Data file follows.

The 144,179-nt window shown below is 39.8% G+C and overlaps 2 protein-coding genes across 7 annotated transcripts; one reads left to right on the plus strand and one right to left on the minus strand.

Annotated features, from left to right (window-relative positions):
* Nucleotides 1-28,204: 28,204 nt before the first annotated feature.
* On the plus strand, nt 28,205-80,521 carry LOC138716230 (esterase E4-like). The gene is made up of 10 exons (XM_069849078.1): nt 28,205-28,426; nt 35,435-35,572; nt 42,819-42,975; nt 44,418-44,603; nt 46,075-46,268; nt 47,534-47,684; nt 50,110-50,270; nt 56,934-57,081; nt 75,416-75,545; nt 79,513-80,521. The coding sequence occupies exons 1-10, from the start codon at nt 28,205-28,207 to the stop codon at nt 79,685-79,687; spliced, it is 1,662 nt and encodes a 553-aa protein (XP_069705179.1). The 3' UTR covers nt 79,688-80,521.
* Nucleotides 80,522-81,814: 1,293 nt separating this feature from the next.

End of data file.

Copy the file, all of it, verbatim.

The 144,179-nt window shown below is 39.8% G+C and overlaps 2 protein-coding genes across 7 annotated transcripts; one reads left to right on the plus strand and one right to left on the minus strand.

Annotated features, from left to right (window-relative positions):
* Nucleotides 1-28,204: 28,204 nt before the first annotated feature.
* On the plus strand, nt 28,205-80,521 carry LOC138716230 (esterase E4-like). The gene is made up of 10 exons (XM_069849078.1): nt 28,205-28,426; nt 35,435-35,572; nt 42,819-42,975; nt 44,418-44,603; nt 46,075-46,268; nt 47,534-47,684; nt 50,110-50,270; nt 56,934-57,081; nt 75,416-75,545; nt 79,513-80,521. The coding sequence occupies exons 1-10, from the start codon at nt 28,205-28,207 to the stop codon at nt 79,685-79,687; spliced, it is 1,662 nt and encodes a 553-aa protein (XP_069705179.1). The 3' UTR covers nt 79,688-80,521.
* Nucleotides 80,522-81,814: 1,293 nt separating this feature from the next.